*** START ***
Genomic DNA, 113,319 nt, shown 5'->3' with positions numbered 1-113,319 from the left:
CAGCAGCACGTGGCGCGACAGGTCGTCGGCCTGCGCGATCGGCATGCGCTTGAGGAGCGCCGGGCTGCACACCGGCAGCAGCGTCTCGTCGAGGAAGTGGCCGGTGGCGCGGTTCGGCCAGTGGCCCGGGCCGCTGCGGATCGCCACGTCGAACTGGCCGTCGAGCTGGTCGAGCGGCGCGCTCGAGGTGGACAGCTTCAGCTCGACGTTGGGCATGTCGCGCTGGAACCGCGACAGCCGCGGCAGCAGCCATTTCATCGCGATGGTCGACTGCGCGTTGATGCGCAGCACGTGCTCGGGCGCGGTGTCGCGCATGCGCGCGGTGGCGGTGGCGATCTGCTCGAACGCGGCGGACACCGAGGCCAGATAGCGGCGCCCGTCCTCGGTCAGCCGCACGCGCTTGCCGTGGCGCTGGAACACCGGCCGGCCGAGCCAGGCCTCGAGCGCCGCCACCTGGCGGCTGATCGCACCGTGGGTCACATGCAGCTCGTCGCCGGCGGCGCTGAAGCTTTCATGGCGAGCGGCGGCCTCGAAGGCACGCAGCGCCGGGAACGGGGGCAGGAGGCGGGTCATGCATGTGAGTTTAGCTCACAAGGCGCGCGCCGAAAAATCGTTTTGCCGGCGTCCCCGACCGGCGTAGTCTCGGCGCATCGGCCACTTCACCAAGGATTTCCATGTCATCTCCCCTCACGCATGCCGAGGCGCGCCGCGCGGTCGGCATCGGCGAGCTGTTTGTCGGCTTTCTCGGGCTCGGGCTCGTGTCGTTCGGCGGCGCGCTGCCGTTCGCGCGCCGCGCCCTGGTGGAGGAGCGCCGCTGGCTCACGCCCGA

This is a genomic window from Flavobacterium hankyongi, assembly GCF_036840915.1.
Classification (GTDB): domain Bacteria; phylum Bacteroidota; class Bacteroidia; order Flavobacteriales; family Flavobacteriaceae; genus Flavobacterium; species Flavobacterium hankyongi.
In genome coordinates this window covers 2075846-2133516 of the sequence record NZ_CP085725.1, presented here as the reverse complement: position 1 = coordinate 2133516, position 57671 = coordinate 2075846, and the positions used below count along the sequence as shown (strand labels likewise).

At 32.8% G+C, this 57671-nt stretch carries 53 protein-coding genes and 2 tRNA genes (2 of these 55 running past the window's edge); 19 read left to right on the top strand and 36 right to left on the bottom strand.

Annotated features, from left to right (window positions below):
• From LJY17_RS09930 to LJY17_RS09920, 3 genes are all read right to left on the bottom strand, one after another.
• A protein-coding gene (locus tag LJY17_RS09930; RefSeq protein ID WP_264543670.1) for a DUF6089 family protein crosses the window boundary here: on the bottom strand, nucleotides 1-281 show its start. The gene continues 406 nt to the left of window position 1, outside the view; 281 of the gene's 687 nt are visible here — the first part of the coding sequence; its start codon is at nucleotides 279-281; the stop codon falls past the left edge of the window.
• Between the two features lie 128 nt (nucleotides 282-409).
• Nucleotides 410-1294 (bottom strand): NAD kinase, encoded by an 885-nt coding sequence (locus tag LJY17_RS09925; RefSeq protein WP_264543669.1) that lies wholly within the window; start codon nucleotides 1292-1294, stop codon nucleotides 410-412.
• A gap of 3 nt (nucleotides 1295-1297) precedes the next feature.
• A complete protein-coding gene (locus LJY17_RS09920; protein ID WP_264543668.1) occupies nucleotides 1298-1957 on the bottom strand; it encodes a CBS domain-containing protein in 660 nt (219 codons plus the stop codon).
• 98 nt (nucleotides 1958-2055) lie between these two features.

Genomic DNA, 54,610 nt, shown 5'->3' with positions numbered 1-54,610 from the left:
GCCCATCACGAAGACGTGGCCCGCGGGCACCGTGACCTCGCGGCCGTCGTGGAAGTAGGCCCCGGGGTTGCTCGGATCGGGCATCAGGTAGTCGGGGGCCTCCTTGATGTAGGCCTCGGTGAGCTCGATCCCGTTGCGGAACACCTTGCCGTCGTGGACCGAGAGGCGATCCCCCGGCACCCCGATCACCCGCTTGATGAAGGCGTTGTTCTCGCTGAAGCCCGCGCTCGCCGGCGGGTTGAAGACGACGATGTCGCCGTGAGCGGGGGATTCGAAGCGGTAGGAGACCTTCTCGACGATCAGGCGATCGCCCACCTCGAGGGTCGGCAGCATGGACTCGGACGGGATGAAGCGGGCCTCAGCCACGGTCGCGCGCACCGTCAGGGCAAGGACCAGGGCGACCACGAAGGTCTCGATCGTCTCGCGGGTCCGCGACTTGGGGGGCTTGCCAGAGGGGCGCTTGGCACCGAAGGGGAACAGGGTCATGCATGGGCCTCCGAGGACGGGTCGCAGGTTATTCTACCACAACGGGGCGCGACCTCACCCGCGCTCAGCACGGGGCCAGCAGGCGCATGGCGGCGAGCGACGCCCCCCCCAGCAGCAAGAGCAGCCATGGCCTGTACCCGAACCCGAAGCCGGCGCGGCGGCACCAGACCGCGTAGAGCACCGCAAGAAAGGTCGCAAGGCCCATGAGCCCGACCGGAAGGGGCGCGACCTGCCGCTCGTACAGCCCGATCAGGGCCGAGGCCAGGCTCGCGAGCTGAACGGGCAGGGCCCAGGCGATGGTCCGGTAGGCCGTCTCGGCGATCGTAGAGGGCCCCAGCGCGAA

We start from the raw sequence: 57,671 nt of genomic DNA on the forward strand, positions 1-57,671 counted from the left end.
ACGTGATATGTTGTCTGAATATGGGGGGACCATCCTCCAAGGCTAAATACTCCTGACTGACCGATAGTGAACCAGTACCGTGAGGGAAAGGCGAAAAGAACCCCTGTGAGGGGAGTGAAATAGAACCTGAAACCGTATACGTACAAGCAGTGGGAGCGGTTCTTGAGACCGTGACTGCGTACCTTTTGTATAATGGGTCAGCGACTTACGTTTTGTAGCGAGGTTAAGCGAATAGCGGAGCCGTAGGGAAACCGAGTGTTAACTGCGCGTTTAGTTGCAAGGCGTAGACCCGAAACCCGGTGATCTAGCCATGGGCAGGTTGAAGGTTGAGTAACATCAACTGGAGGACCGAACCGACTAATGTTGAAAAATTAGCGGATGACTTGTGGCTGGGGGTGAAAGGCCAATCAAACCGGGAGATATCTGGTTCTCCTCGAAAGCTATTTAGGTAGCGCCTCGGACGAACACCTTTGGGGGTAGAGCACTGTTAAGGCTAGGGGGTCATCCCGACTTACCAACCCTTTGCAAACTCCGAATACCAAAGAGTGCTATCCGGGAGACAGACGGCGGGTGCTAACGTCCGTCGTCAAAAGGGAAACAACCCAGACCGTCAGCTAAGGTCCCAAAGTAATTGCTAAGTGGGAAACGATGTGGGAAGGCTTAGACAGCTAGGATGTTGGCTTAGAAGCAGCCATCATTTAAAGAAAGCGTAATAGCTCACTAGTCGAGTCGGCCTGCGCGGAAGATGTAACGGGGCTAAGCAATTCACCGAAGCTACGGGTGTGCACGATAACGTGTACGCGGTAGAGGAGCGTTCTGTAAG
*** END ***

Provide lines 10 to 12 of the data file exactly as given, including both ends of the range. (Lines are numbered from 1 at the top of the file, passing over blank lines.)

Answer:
• Between the two features lie 128 nt (nucleotides 282-409).
• Nucleotides 410-1294 (bottom strand): NAD kinase, encoded by an 885-nt coding sequence (locus tag LJY17_RS09925; RefSeq protein WP_264543669.1) that lies wholly within the window; start codon nucleotides 1292-1294, stop codon nucleotides 410-412.
• A gap of 3 nt (nucleotides 1295-1297) precedes the next feature.